Getting It Right When Things Go Wrong Part II
“Finally, brothers, whatever is true, whatever is noble, whatever is right, whatever is pure, whatever is lovely, whatever is admirable—if anything is excellent or praiseworthy—think about such things.”1
It is true that everybody has times when things go wrong. These times can either make us or break us. The following steps will help us to benefit and grow through these times.
First, attitude. If we respond to our difficulties positively, determined with God's help to overcome them, we will. If we react negatively with a defeated attitude, we will be defeated.
As Zig Ziglar says in his book, See You at the Top, “Attitude is much more important than aptitude.... Despite the overwhelming evidence which supports the importance of the right mental attitude, our entire educational system from kindergarten through graduate school virtually ignores this vital factor in our life. Ninety percent of our education is directed at acquiring facts with only 10 percent of our education aimed at our feelings—or attitudes.
“These figures are truly incredible when we realize that our thinking brain is only 10 percent as large as our feeling brain. A study by Harvard University revealed that 85 percent of the reasons for success, accomplishments, promotions, etc. were because of our attitudes and only 15 percent because of our technical expertise.”
Ziglar also pointed out that William James, the father of American psychology, stated that the most important discovery of our time is that we can alter our lives by altering our attitudes.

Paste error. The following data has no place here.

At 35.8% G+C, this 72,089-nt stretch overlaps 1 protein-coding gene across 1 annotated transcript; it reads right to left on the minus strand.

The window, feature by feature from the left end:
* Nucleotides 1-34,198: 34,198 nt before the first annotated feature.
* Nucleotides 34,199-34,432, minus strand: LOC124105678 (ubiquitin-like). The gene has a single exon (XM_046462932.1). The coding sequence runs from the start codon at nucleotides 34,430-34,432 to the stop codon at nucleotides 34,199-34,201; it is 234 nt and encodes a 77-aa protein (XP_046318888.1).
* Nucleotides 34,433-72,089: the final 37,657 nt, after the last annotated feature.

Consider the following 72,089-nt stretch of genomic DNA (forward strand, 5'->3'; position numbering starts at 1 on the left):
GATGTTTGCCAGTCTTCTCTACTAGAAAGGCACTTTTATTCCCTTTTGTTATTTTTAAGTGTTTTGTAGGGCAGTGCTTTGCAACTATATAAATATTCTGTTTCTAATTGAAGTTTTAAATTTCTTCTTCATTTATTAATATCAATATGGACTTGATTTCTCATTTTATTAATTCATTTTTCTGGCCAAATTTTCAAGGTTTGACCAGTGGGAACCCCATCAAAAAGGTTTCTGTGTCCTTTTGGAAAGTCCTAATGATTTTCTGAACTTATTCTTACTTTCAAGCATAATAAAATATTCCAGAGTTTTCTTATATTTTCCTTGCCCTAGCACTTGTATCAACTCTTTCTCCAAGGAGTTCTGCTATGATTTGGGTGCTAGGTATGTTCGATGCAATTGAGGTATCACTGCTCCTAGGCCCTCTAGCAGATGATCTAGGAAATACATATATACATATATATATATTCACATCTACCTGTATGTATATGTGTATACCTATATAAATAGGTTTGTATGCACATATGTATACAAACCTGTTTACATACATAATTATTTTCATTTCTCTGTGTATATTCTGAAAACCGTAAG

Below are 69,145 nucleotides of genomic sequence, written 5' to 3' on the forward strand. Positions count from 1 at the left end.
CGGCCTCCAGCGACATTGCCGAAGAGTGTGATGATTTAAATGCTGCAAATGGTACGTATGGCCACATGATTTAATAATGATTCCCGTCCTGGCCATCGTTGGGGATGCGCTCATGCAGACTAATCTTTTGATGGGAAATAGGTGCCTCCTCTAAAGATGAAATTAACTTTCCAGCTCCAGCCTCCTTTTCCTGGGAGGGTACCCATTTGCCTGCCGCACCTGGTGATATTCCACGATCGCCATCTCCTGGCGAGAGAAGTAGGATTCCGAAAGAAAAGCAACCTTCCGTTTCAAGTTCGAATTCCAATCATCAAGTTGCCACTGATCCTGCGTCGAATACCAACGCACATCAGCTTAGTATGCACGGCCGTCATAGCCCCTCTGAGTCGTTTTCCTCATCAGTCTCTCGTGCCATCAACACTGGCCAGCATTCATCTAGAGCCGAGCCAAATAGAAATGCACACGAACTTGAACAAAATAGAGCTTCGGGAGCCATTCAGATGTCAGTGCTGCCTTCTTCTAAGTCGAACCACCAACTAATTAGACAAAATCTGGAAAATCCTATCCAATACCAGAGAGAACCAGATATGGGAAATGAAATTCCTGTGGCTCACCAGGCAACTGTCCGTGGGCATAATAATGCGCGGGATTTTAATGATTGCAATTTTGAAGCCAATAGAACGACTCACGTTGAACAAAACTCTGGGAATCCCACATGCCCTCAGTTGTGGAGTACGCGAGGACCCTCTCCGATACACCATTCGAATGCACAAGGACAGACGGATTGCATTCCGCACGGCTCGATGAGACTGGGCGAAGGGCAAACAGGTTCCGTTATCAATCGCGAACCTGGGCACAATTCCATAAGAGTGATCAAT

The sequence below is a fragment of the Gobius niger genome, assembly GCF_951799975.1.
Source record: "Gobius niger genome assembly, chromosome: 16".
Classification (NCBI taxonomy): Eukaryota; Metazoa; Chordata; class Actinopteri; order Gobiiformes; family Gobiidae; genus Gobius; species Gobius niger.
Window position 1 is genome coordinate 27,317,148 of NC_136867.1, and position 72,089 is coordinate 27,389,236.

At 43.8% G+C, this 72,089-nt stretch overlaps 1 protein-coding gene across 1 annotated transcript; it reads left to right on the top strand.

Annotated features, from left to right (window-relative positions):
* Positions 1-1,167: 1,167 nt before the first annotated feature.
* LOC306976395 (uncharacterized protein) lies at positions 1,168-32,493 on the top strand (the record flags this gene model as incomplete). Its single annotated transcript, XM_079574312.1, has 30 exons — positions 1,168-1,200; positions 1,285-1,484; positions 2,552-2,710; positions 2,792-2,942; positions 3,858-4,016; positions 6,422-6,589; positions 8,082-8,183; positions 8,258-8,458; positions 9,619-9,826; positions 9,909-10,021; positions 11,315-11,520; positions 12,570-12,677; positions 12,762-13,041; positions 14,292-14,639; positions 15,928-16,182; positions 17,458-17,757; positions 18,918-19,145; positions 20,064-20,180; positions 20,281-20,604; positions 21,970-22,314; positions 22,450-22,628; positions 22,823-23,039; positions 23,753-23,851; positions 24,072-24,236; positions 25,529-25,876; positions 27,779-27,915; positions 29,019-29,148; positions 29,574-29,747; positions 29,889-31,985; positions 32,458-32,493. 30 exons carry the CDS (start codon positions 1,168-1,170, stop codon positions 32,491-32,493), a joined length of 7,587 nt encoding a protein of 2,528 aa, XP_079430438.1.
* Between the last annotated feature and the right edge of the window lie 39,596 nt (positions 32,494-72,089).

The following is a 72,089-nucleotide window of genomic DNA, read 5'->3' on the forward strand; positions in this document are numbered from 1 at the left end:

Second, being realistic. To grow through our problems it is also critical that we face them realistically.
A doctor friend of mine tells about a family where the mother broke her arm. The husband and son had to force her to the doctor and hold her while the doctor put her badly broken arm in plaster.
“There's nothing wrong with my arm, Doctor. It's perfectly all right,” she insisted.
“I see,” said the doctor setting the badly broken arm. Several weeks later the woman returned to have the cast removed and the arm was healed.
“There,” said the woman, “look at that. I told you there was nothing wrong with my arm!”
This woman was of a certain religious conviction which led her to believe that there was never anything wrong with her. Fortunately, her family was a little more realistic. We also need to be realistic about our problems if we are going to resolve them.
Third, acceptance. Furthermore, whatever happens to us needs to be accepted. It's no use saying, “If only….”
Several years ago a close relative suffered a massive stroke and was left partially paralyzed. Doctors felt that the stroke could have been avoided so it was extremely tempting to say, “If only we would have known.”
However, it's useless to say, “If only.” The family couldn't go back and do things differently. We all had to accept the reality of what had happened, pick up the pieces, and go on.
And as I like to say to my son who is Bi-Polar, “In your thinking remind yourself that you are living with a challenge—not a problem.” That’s something we all need to do when things go wrong and we are facing difficult times. We may not be what we think we are, but what we think, we are—or will become. Our thinking makes it so. To be continued….
Suggested prayer: “Dear God, when things go wrong in my life please help me to have a constructive attitude, be realistic, and accept what has happened as an opportunity for both personal and spiritual growth and therein become a stronger, healthier person as a result. Thank You for hearing and answering my prayer. Gratefully in Jesus’s name, amen.”
1. Philippians 4:8 (NIV).